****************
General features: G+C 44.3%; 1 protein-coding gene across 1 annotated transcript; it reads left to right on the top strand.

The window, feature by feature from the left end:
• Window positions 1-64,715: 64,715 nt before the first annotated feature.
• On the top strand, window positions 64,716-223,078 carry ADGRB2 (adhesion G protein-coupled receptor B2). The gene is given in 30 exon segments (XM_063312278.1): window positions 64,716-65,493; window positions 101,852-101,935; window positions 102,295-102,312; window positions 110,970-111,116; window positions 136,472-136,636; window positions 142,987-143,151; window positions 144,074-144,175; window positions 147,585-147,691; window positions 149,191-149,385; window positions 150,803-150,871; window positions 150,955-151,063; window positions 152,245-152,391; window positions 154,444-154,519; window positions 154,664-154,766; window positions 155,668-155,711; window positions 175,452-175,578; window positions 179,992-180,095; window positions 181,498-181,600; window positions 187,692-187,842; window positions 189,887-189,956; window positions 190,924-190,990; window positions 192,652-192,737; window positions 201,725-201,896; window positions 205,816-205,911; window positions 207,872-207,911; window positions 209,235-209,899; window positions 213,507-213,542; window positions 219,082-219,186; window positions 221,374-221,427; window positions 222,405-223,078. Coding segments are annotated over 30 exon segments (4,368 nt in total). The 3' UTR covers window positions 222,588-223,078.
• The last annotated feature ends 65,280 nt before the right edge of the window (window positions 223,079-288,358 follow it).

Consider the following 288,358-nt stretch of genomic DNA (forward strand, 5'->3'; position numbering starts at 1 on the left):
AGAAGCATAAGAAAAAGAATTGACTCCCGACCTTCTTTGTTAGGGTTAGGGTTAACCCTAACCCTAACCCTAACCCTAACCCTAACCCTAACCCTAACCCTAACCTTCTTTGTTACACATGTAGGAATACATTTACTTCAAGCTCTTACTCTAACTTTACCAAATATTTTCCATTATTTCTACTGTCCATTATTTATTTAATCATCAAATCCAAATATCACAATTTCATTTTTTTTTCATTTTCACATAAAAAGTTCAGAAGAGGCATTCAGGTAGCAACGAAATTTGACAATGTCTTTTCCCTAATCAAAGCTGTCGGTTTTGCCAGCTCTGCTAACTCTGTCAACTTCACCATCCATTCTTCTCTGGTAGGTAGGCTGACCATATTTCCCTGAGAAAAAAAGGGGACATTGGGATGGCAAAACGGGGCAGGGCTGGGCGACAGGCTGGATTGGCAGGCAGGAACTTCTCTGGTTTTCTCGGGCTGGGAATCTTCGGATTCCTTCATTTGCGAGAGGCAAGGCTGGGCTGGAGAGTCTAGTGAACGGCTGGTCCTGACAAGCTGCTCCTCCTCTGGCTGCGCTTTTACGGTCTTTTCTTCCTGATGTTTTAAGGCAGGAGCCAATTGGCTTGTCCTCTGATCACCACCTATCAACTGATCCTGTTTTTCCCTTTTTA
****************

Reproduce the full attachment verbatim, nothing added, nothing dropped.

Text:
General features: G+C 44.3%; 1 protein-coding gene across 1 annotated transcript; it reads left to right on the top strand.

The window, feature by feature from the left end:
• Window positions 1-64,715: 64,715 nt before the first annotated feature.
• On the top strand, window positions 64,716-223,078 carry ADGRB2 (adhesion G protein-coupled receptor B2). The gene is given in 30 exon segments (XM_063312278.1): window positions 64,716-65,493; window positions 101,852-101,935; window positions 102,295-102,312; window positions 110,970-111,116; window positions 136,472-136,636; window positions 142,987-143,151; window positions 144,074-144,175; window positions 147,585-147,691; window positions 149,191-149,385; window positions 150,803-150,871; window positions 150,955-151,063; window positions 152,245-152,391; window positions 154,444-154,519; window positions 154,664-154,766; window positions 155,668-155,711; window positions 175,452-175,578; window positions 179,992-180,095; window positions 181,498-181,600; window positions 187,692-187,842; window positions 189,887-189,956; window positions 190,924-190,990; window positions 192,652-192,737; window positions 201,725-201,896; window positions 205,816-205,911; window positions 207,872-207,911; window positions 209,235-209,899; window positions 213,507-213,542; window positions 219,082-219,186; window positions 221,374-221,427; window positions 222,405-223,078. Coding segments are annotated over 30 exon segments (4,368 nt in total). The 3' UTR covers window positions 222,588-223,078.
• The last annotated feature ends 65,280 nt before the right edge of the window (window positions 223,079-288,358 follow it).

Consider the following 288,358-nt stretch of genomic DNA (forward strand, 5'->3'; position numbering starts at 1 on the left):
AGAAGCATAAGAAAAAGAATTGACTCCCGACCTTCTTTGTTAGGGTTAGGGTTAACCCTAACCCTAACCCTAACCCTAACCCTAACCCTAACCCTAACCCTAACCTTCTTTGTTACACATGTAGGAATACATTTACTTCAAGCTCTTACTCTAACTTTACCAAATATTTTCCATTATTTCTACTGTCCATTATTTATTTAATCATCAAATCCAAATATCACAATTTCATTTTTTTTTCATTTTCACATAAAAAGTTCAGAAGAGGCATTCAGGTAGCAACGAAATTTGACAATGTCTTTTCCCTAATCAAAGCTGTCGGTTTTGCCAGCTCTGCTAACTCTGTCAACTTCACCATCCATTCTTCTCTGGTAGGTAGGCTGACCATATTTCCCTGAGAAAAAAAGGGGACATTGGGATGGCAAAACGGGGCAGGGCTGGGCGACAGGCTGGATTGGCAGGCAGGAACTTCTCTGGTTTTCTCGGGCTGGGAATCTTCGGATTCCTTCATTTGCGAGAGGCAAGGCTGGGCTGGAGAGTCTAGTGAACGGCTGGTCCTGACAAGCTGCTCCTCCTCTGGCTGCGCTTTTACGGTCTTTTCTTCCTGATGTTTTAAGGCAGGAGCCAATTGGCTTGTCCTCTGATCACCACCTATCAACTGATCCTGTTTTTCCCTTTTTA